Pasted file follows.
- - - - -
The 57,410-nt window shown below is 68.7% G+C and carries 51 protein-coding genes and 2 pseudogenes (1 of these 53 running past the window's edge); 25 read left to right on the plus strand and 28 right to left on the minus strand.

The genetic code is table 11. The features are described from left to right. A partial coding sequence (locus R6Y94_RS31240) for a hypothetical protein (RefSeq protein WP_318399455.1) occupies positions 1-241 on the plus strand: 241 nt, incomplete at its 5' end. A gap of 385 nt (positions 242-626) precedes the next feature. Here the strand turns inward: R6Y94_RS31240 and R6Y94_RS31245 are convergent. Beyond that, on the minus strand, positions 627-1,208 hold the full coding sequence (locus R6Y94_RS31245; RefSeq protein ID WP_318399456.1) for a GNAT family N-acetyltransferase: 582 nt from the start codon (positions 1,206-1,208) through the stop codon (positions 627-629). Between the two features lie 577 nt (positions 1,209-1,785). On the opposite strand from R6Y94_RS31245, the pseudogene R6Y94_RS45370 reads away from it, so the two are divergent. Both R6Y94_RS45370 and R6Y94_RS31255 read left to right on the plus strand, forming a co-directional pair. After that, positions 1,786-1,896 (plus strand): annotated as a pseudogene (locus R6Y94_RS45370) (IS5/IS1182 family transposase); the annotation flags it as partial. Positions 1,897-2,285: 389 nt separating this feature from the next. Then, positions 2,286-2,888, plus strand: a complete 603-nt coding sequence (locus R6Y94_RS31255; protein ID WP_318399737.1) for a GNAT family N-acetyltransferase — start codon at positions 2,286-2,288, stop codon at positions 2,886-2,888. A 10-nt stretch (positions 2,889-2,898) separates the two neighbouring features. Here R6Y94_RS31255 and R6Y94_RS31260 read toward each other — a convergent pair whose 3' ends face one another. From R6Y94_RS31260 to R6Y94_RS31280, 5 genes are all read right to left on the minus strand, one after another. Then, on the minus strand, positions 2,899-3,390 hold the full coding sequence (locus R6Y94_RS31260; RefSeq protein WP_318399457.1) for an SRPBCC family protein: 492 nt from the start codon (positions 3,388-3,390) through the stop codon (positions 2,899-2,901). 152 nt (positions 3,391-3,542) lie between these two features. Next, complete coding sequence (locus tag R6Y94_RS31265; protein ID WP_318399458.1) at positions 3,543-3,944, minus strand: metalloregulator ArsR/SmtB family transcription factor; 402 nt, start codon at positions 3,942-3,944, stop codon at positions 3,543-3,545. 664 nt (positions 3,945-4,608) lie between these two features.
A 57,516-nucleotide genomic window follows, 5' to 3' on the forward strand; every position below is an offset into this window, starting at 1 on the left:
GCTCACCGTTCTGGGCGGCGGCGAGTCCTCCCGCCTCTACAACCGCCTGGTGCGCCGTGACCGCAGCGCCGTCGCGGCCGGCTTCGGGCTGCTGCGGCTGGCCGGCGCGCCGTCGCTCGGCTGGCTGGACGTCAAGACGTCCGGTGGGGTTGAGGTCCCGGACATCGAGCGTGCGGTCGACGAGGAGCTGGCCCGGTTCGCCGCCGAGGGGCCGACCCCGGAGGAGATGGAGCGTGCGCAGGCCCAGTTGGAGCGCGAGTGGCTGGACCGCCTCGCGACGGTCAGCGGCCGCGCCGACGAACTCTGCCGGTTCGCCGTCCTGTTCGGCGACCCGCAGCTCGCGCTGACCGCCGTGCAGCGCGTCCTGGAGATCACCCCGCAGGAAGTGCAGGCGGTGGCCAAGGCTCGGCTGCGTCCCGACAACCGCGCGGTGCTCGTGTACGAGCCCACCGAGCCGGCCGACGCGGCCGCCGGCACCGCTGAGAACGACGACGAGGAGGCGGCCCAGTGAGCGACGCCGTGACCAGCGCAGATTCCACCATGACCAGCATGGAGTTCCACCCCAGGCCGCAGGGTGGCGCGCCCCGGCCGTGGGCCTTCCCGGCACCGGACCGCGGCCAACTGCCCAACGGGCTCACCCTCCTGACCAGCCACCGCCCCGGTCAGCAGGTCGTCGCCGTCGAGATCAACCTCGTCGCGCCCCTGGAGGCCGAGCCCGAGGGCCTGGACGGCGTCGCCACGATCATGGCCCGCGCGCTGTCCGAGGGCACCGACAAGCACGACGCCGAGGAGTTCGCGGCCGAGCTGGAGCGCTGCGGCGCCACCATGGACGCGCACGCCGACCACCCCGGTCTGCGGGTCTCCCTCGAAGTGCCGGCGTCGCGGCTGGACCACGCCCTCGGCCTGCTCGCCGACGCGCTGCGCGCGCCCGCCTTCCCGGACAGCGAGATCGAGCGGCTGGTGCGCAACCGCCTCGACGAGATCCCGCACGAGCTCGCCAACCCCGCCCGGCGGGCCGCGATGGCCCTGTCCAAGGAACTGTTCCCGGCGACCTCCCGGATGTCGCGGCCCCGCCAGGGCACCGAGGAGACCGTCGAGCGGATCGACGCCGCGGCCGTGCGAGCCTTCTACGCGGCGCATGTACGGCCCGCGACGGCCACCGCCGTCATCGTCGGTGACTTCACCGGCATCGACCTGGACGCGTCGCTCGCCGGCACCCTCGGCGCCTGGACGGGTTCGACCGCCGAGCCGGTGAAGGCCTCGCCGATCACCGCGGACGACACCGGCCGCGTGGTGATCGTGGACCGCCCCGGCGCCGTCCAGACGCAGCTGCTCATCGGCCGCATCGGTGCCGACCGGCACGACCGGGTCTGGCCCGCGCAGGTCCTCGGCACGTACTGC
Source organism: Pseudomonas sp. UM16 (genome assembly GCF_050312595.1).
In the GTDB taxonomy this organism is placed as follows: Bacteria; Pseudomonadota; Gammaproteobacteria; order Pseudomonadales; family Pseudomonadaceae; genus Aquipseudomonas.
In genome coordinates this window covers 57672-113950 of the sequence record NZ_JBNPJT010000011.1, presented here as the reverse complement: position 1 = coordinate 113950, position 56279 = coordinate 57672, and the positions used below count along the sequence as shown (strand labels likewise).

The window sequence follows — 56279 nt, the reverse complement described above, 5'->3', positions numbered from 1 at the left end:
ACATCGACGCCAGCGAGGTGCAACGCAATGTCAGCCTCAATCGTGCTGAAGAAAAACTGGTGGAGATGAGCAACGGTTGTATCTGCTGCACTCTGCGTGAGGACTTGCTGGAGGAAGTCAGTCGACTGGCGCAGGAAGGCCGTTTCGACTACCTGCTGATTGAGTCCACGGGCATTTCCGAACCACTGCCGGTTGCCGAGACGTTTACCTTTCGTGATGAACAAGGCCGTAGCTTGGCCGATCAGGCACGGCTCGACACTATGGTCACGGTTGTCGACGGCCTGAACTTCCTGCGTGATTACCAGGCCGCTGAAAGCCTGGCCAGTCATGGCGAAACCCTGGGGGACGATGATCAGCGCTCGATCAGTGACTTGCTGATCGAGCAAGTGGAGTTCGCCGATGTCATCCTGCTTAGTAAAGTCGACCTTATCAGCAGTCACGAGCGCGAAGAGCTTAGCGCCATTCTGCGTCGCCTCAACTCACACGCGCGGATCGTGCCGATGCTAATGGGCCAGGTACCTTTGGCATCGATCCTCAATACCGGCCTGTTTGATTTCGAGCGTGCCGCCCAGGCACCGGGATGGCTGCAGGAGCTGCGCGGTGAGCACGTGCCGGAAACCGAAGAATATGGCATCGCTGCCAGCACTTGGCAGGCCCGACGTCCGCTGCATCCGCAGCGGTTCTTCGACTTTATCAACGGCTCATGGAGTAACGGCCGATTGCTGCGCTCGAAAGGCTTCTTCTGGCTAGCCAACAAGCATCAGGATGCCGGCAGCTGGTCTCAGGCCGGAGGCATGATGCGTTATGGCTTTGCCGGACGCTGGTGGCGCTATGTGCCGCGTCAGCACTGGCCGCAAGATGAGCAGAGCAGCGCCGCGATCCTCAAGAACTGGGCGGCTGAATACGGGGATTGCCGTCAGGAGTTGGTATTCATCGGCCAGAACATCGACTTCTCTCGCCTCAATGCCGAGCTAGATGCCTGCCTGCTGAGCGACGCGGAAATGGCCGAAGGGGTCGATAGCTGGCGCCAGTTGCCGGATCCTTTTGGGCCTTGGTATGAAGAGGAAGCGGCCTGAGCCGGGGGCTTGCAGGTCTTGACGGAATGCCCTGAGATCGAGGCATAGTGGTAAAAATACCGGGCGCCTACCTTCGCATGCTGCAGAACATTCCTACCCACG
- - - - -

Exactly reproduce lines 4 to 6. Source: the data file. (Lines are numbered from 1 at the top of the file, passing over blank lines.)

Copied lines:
GCTCACCGTTCTGGGCGGCGGCGAGTCCTCCCGCCTCTACAACCGCCTGGTGCGCCGTGACCGCAGCGCCGTCGCGGCCGGCTTCGGGCTGCTGCGGCTGGCCGGCGCGCCGTCGCTCGGCTGGCTGGACGTCAAGACGTCCGGTGGGGTTGAGGTCCCGGACATCGAGCGTGCGGTCGACGAGGAGCTGGCCCGGTTCGCCGCCGAGGGGCCGACCCCGGAGGAGATGGAGCGTGCGCAGGCCCAGTTGGAGCGCGAGTGGCTGGACCGCCTCGCGACGGTCAGCGGCCGCGCCGACGAACTCTGCCGGTTCGCCGTCCTGTTCGGCGACCCGCAGCTCGCGCTGACCGCCGTGCAGCGCGTCCTGGAGATCACCCCGCAGGAAGTGCAGGCGGTGGCCAAGGCTCGGCTGCGTCCCGACAACCGCGCGGTGCTCGTGTACGAGCCCACCGAGCCGGCCGACGCGGCCGCCGGCACCGCTGAGAACGACGACGAGGAGGCGGCCCAGTGAGCGACGCCGTGACCAGCGCAGATTCCACCATGACCAGCATGGAGTTCCACCCCAGGCCGCAGGGTGGCGCGCCCCGGCCGTGGGCCTTCCCGGCACCGGACCGCGGCCAACTGCCCAACGGGCTCACCCTCCTGACCAGCCACCGCCCCGGTCAGCAGGTCGTCGCCGTCGAGATCAACCTCGTCGCGCCCCTGGAGGCCGAGCCCGAGGGCCTGGACGGCGTCGCCACGATCATGGCCCGCGCGCTGTCCGAGGGCACCGACAAGCACGACGCCGAGGAGTTCGCGGCCGAGCTGGAGCGCTGCGGCGCCACCATGGACGCGCACGCCGACCACCCCGGTCTGCGGGTCTCCCTCGAAGTGCCGGCGTCGCGGCTGGACCACGCCCTCGGCCTGCTCGCCGACGCGCTGCGCGCGCCCGCCTTCCCGGACAGCGAGATCGAGCGGCTGGTGCGCAACCGCCTCGACGAGATCCCGCACGAGCTCGCCAACCCCGCCCGGCGGGCCGCGATGGCCCTGTCCAAGGAACTGTTCCCGGCGACCTCCCGGATGTCGCGGCCCCGCCAGGGCACCGAGGAGACCGTCGAGCGGATCGACGCCGCGGCCGTGCGAGCCTTCTACGCGGCGCATGTACGGCCCGCGACGGCCACCGCCGTCATCGTCGGTGACTTCACCGGCATCGACCTGGACGCGTCGCTCGCCGGCACCCTCGGCGCCTGGACGGGTTCGACCGCCGAGCCGGTGAAGGCCTCGCCGATCACCGCGGACGACACCGGCCGCGTGGTGATCGTGGACCGCCCCGGCGCCGTCCAGACGCAGCTGCTCATCGGCCGCATCGGTGCCGACCGGCACGACCGGGTCTGGCCCGCGCAGGTCCTCGGCACGTACTGC
Source organism: Pseudomonas sp. UM16 (genome assembly GCF_050312595.1).
In the GTDB taxonomy this organism is placed as follows: Bacteria; Pseudomonadota; Gammaproteobacteria; order Pseudomonadales; family Pseudomonadaceae; genus Aquipseudomonas.